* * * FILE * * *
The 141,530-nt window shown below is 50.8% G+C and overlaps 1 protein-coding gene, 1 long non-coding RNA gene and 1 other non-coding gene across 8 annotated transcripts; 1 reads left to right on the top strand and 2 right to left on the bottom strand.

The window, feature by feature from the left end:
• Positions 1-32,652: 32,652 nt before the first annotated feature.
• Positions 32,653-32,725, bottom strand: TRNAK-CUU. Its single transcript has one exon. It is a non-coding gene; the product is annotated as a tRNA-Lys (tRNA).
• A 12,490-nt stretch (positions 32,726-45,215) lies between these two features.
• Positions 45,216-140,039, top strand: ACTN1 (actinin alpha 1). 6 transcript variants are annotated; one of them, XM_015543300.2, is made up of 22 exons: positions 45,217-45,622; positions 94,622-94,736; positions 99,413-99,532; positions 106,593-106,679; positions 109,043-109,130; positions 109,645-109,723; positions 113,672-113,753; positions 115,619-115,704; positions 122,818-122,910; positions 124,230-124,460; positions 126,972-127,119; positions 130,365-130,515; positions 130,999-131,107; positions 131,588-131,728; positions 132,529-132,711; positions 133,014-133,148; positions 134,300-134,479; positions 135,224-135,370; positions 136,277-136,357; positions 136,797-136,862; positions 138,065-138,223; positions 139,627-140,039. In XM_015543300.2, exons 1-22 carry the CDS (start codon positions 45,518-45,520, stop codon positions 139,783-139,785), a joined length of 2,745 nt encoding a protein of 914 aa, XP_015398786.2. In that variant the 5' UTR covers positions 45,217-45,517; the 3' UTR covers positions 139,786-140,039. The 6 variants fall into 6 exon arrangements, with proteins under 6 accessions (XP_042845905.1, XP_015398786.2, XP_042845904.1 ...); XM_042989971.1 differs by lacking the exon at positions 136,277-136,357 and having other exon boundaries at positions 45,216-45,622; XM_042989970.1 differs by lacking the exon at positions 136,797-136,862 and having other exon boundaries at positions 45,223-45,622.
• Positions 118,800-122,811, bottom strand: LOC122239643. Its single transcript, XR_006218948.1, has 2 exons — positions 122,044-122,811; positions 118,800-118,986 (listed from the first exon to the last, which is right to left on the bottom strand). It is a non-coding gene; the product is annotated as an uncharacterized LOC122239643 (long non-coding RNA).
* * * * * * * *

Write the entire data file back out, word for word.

The 141,530-nt window shown below is 50.8% G+C and overlaps 1 protein-coding gene, 1 long non-coding RNA gene and 1 other non-coding gene across 8 annotated transcripts; 1 reads left to right on the top strand and 2 right to left on the bottom strand.

The window, feature by feature from the left end:
• Positions 1-32,652: 32,652 nt before the first annotated feature.
• Positions 32,653-32,725, bottom strand: TRNAK-CUU. Its single transcript has one exon. It is a non-coding gene; the product is annotated as a tRNA-Lys (tRNA).
• A 12,490-nt stretch (positions 32,726-45,215) lies between these two features.
• Positions 45,216-140,039, top strand: ACTN1 (actinin alpha 1). 6 transcript variants are annotated; one of them, XM_015543300.2, is made up of 22 exons: positions 45,217-45,622; positions 94,622-94,736; positions 99,413-99,532; positions 106,593-106,679; positions 109,043-109,130; positions 109,645-109,723; positions 113,672-113,753; positions 115,619-115,704; positions 122,818-122,910; positions 124,230-124,460; positions 126,972-127,119; positions 130,365-130,515; positions 130,999-131,107; positions 131,588-131,728; positions 132,529-132,711; positions 133,014-133,148; positions 134,300-134,479; positions 135,224-135,370; positions 136,277-136,357; positions 136,797-136,862; positions 138,065-138,223; positions 139,627-140,039. In XM_015543300.2, exons 1-22 carry the CDS (start codon positions 45,518-45,520, stop codon positions 139,783-139,785), a joined length of 2,745 nt encoding a protein of 914 aa, XP_015398786.2. In that variant the 5' UTR covers positions 45,217-45,517; the 3' UTR covers positions 139,786-140,039. The 6 variants fall into 6 exon arrangements, with proteins under 6 accessions (XP_042845905.1, XP_015398786.2, XP_042845904.1 ...); XM_042989971.1 differs by lacking the exon at positions 136,277-136,357 and having other exon boundaries at positions 45,216-45,622; XM_042989970.1 differs by lacking the exon at positions 136,797-136,862 and having other exon boundaries at positions 45,223-45,622.
• Positions 118,800-122,811, bottom strand: LOC122239643. Its single transcript, XR_006218948.1, has 2 exons — positions 122,044-122,811; positions 118,800-118,986 (listed from the first exon to the last, which is right to left on the bottom strand). It is a non-coding gene; the product is annotated as an uncharacterized LOC122239643 (long non-coding RNA).